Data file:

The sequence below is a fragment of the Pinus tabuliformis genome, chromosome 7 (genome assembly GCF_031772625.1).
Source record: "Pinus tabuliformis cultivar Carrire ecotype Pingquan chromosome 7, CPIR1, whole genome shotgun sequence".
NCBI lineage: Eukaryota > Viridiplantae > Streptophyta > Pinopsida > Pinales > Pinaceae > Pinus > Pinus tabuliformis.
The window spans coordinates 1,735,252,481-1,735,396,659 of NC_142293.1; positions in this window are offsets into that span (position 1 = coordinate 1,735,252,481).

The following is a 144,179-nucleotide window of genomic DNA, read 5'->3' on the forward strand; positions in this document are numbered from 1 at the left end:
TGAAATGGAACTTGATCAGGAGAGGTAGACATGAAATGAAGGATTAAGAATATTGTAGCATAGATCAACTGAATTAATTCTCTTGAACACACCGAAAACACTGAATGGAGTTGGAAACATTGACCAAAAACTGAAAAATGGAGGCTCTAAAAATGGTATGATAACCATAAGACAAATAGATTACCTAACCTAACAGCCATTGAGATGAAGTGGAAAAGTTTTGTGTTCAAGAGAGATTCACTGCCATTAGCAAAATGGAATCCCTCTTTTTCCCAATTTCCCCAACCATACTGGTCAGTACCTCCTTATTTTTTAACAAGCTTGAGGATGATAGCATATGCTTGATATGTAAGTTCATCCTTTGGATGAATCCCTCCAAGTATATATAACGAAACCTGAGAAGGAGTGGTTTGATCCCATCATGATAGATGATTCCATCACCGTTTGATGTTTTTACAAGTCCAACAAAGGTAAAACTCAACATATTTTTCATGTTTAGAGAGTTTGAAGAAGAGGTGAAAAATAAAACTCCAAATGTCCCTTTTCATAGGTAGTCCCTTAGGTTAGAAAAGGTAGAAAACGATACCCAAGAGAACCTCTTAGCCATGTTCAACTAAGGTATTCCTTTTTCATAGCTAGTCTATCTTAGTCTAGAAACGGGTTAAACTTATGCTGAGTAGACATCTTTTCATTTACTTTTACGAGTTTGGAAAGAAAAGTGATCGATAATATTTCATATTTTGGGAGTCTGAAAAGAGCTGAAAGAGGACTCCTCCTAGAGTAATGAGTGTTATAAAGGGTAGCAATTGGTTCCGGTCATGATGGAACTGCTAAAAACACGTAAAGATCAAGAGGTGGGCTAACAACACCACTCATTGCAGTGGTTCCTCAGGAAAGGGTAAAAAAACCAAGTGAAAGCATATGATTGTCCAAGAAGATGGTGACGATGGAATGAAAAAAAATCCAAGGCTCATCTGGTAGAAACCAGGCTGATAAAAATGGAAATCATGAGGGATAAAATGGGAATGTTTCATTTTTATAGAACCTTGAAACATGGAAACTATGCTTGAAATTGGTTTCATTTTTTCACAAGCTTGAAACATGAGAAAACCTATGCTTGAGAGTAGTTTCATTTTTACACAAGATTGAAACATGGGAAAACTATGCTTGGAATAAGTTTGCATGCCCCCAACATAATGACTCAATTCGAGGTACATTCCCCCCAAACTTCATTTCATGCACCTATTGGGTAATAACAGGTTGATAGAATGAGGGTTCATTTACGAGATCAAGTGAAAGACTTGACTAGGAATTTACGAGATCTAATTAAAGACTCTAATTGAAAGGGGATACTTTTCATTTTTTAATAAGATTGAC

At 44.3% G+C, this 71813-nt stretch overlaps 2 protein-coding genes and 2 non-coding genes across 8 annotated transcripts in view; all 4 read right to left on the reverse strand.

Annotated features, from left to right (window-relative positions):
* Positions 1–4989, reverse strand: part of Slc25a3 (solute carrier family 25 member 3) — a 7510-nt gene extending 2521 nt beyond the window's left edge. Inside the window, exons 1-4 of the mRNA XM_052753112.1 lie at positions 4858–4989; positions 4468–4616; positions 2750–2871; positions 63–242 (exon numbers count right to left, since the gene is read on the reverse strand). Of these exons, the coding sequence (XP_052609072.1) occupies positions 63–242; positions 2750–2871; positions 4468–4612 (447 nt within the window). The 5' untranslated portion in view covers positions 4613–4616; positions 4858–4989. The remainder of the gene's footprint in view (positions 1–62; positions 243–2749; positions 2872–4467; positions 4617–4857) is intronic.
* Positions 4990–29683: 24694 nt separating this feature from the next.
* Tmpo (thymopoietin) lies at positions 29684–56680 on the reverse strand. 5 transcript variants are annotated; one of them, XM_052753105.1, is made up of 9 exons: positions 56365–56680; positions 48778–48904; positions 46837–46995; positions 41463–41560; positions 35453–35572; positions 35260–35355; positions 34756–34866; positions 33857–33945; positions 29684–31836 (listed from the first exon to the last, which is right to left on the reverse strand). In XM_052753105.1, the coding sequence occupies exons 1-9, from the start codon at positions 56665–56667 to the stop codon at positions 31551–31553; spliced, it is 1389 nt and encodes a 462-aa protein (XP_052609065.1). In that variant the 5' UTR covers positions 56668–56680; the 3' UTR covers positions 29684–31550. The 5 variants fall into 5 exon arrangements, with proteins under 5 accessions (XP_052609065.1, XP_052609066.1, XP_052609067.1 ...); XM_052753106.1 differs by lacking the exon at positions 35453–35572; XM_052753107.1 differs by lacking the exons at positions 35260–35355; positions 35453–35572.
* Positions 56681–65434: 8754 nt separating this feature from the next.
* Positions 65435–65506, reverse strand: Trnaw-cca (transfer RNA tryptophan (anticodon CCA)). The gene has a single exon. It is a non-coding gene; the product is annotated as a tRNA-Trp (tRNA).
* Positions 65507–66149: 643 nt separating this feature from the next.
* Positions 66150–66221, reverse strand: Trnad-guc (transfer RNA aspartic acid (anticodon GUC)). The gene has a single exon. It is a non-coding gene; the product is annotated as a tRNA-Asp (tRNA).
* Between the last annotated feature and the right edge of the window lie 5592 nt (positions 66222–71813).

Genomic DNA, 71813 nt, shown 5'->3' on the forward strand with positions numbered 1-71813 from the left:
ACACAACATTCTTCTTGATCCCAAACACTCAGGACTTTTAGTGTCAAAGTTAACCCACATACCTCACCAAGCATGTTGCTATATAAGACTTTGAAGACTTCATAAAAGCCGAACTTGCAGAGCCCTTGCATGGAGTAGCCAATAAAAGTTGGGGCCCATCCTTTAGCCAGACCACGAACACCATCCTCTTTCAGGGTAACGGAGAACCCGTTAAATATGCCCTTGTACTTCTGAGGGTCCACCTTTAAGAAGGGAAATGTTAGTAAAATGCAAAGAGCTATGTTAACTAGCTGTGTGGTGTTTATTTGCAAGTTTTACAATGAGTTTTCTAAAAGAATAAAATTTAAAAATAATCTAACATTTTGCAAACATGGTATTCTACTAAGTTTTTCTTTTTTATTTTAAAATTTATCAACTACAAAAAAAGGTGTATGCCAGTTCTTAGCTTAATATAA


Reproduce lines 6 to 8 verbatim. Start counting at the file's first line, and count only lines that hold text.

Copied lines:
TGAAATGGAACTTGATCAGGAGAGGTAGACATGAAATGAAGGATTAAGAATATTGTAGCATAGATCAACTGAATTAATTCTCTTGAACACACCGAAAACACTGAATGGAGTTGGAAACATTGACCAAAAACTGAAAAATGGAGGCTCTAAAAATGGTATGATAACCATAAGACAAATAGATTACCTAACCTAACAGCCATTGAGATGAAGTGGAAAAGTTTTGTGTTCAAGAGAGATTCACTGCCATTAGCAAAATGGAATCCCTCTTTTTCCCAATTTCCCCAACCATACTGGTCAGTACCTCCTTATTTTTTAACAAGCTTGAGGATGATAGCATATGCTTGATATGTAAGTTCATCCTTTGGATGAATCCCTCCAAGTATATATAACGAAACCTGAGAAGGAGTGGTTTGATCCCATCATGATAGATGATTCCATCACCGTTTGATGTTTTTACAAGTCCAACAAAGGTAAAACTCAACATATTTTTCATGTTTAGAGAGTTTGAAGAAGAGGTGAAAAATAAAACTCCAAATGTCCCTTTTCATAGGTAGTCCCTTAGGTTAGAAAAGGTAGAAAACGATACCCAAGAGAACCTCTTAGCCATGTTCAACTAAGGTATTCCTTTTTCATAGCTAGTCTATCTTAGTCTAGAAACGGGTTAAACTTATGCTGAGTAGACATCTTTTCATTTACTTTTACGAGTTTGGAAAGAAAAGTGATCGATAATATTTCATATTTTGGGAGTCTGAAAAGAGCTGAAAGAGGACTCCTCCTAGAGTAATGAGTGTTATAAAGGGTAGCAATTGGTTCCGGTCATGATGGAACTGCTAAAAACACGTAAAGATCAAGAGGTGGGCTAACAACACCACTCATTGCAGTGGTTCCTCAGGAAAGGGTAAAAAAACCAAGTGAAAGCATATGATTGTCCAAGAAGATGGTGACGATGGAATGAAAAAAAATCCAAGGCTCATCTGGTAGAAACCAGGCTGATAAAAATGGAAATCATGAGGGATAAAATGGGAATGTTTCATTTTTATAGAACCTTGAAACATGGAAACTATGCTTGAAATTGGTTTCATTTTTTCACAAGCTTGAAACATGAGAAAACCTATGCTTGAGAGTAGTTTCATTTTTACACAAGATTGAAACATGGGAAAACTATGCTTGGAATAAGTTTGCATGCCCCCAACATAATGACTCAATTCGAGGTACATTCCCCCCAAACTTCATTTCATGCACCTATTGGGTAATAACAGGTTGATAGAATGAGGGTTCATTTACGAGATCAAGTGAAAGACTTGACTAGGAATTTACGAGATCTAATTAAAGACTCTAATTGAAAGGGGATACTTTTCATTTTTTAATAAGATTGAC

At 44.3% G+C, this 71813-nt stretch overlaps 2 protein-coding genes and 2 non-coding genes across 8 annotated transcripts in view; all 4 read right to left on the reverse strand.

Annotated features, from left to right (window-relative positions):